Perhaps the greatest obstacle to seeing the significance of food processing in all its aspects, is the identification of nutrition as solely or mainly a biological discipline, a branch of biochemistry heavily influenced by the clinical 'medical model'. By contrast, we are impressed by the work of some lay writers (53-55). In our own work we have learned much from such authors. To the best of our knowledge, our classification is the first to be published in the specialist literature that makes sense of modern food systems in the context of nutrition, disease, health and well-being. We have been encouraged in this belief by comments, some critical, always constructive, and support from many colleagues.
The significance and impact in particular of ultra-processing on human health, can be seen only with a 'big picture' vision, which identifies nutrition – or at least public health nutrition – as also a social, economic and environmental discipline (55).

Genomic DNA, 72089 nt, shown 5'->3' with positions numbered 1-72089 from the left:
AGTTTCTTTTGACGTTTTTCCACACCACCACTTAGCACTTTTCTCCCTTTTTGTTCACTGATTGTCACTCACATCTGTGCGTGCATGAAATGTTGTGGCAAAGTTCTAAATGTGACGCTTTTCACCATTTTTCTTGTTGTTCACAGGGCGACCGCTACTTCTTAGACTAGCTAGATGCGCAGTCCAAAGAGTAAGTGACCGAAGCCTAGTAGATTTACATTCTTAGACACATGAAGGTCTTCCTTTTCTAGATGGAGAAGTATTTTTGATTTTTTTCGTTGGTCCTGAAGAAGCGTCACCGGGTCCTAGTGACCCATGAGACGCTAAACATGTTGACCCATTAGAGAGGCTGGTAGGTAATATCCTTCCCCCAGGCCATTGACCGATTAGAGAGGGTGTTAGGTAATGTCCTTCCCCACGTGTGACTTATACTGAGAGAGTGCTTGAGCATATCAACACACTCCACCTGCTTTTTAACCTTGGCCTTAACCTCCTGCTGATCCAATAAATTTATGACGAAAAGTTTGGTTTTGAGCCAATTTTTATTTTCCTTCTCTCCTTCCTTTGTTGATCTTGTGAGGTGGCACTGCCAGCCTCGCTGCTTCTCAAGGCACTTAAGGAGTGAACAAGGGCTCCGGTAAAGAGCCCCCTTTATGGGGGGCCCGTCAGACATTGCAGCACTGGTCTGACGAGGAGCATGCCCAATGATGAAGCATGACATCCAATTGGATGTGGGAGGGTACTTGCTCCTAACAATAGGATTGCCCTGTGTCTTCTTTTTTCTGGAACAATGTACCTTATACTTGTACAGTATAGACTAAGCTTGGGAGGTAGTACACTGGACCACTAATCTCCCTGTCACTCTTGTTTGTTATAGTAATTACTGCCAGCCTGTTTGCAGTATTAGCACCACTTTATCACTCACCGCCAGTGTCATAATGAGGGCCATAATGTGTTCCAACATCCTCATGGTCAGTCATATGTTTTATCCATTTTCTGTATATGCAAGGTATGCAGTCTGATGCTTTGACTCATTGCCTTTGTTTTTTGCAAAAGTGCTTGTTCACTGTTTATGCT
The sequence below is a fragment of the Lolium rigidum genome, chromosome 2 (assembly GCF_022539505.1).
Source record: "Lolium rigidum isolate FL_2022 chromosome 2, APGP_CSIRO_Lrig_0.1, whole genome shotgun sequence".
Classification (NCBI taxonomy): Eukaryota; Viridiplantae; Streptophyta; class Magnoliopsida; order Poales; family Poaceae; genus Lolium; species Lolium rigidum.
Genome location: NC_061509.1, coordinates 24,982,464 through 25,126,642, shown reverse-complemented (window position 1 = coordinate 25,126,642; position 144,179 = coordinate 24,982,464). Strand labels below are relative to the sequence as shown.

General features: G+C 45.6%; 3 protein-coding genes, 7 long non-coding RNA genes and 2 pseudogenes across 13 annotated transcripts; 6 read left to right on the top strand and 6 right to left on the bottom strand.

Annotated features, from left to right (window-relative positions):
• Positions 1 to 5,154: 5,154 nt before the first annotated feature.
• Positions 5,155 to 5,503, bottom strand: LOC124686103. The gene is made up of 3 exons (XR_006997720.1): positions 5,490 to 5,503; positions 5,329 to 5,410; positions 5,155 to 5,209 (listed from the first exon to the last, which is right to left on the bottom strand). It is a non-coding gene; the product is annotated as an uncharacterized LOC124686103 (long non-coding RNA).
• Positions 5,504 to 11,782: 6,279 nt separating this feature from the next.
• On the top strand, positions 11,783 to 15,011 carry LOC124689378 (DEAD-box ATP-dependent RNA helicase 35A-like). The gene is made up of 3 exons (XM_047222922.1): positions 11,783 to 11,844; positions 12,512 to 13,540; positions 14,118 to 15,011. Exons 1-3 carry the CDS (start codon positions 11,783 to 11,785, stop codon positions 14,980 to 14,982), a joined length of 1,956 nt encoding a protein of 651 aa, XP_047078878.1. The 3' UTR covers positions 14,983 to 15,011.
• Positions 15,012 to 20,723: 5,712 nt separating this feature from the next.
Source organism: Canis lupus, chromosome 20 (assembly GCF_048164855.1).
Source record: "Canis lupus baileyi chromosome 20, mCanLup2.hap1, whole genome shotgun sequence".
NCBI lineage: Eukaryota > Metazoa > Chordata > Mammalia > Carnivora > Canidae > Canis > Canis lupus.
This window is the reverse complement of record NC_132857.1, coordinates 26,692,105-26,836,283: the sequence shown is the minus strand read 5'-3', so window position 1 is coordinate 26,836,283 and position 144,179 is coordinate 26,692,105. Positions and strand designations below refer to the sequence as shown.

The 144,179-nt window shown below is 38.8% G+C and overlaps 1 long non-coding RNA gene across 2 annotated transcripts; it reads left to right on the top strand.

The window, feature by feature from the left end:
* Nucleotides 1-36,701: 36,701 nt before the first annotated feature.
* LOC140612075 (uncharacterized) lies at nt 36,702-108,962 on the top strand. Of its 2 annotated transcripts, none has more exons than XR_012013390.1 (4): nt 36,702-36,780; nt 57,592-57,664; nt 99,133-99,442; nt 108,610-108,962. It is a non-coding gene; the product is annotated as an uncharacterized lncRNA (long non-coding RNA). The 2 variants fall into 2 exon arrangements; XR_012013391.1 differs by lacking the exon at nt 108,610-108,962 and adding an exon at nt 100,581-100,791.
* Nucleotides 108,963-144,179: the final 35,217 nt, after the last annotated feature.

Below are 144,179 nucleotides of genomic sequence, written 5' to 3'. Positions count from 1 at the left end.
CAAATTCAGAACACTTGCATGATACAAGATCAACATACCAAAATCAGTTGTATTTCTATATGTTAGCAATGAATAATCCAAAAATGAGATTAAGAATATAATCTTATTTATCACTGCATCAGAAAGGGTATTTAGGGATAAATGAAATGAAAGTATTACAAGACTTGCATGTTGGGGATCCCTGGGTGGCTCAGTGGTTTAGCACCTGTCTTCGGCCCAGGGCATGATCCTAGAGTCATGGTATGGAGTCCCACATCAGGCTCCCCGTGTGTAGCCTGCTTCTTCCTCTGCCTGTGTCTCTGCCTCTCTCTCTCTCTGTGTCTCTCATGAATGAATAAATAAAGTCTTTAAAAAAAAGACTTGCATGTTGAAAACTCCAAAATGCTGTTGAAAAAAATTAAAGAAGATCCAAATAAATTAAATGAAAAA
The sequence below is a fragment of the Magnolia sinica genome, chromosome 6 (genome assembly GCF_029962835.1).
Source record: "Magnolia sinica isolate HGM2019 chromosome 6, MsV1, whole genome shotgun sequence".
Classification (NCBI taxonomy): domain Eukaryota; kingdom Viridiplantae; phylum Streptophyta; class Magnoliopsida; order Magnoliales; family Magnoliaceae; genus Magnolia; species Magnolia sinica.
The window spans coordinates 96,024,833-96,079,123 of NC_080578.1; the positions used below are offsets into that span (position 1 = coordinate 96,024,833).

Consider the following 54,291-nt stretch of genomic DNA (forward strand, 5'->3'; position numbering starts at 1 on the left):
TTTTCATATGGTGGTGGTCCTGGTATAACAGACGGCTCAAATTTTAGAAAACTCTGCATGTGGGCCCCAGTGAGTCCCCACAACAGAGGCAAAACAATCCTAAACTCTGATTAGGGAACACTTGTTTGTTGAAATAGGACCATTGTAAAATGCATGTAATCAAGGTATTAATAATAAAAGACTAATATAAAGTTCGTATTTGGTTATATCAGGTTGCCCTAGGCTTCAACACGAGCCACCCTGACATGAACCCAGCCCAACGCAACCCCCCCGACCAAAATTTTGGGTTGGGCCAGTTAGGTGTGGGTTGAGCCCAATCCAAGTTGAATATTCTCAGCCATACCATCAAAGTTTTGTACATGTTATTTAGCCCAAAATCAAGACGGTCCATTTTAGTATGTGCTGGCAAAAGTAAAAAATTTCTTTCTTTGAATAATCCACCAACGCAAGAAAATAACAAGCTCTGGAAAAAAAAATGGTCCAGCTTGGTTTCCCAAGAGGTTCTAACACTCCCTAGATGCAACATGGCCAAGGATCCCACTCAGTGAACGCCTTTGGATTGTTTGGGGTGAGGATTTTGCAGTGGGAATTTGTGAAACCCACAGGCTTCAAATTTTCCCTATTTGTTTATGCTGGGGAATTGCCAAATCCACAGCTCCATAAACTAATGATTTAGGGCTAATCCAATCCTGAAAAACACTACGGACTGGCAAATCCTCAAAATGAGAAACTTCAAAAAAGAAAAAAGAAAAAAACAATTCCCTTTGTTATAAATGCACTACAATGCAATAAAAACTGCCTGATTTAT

The nature of evidence
Much depends on what is counted as evidence, in the dictionary sense of 'facts in support of a conclusion, statement or belief'. Thus, findings from the so-called 'soft' social sciences now also need to be admitted, as a necessary contribution to any soundly based conclusions and recommendations on nutrition and human health.
Wise conclusions are not mechanical. They require common sense and considered judgement. Moreover, there are occasions in public life that are so urgent, important and critical, that action must be taken before all the evidence is in. The impact of the action can then be examined and monitored, and if necessary the action revised. The pandemic of obesity, in particular among children and young people, is such a case.
Food processing, most of all in relatively new forms, is now the main force shaping the global food system, and is the main determinant of dietary patterns.
Our work undertaken for some years (4,5), and regularly published and accepted since 2009 (6-11, 13-25), consistently indicates that the phenomenal worldwide rise in the production and consumption of what are identified and defined here as ultra-processed products, typically in the form of snacks, 'fast foods', and soft drinks, have displaced and are displacing dietary patterns mostly based on meals, throughout the world (23-25, 41).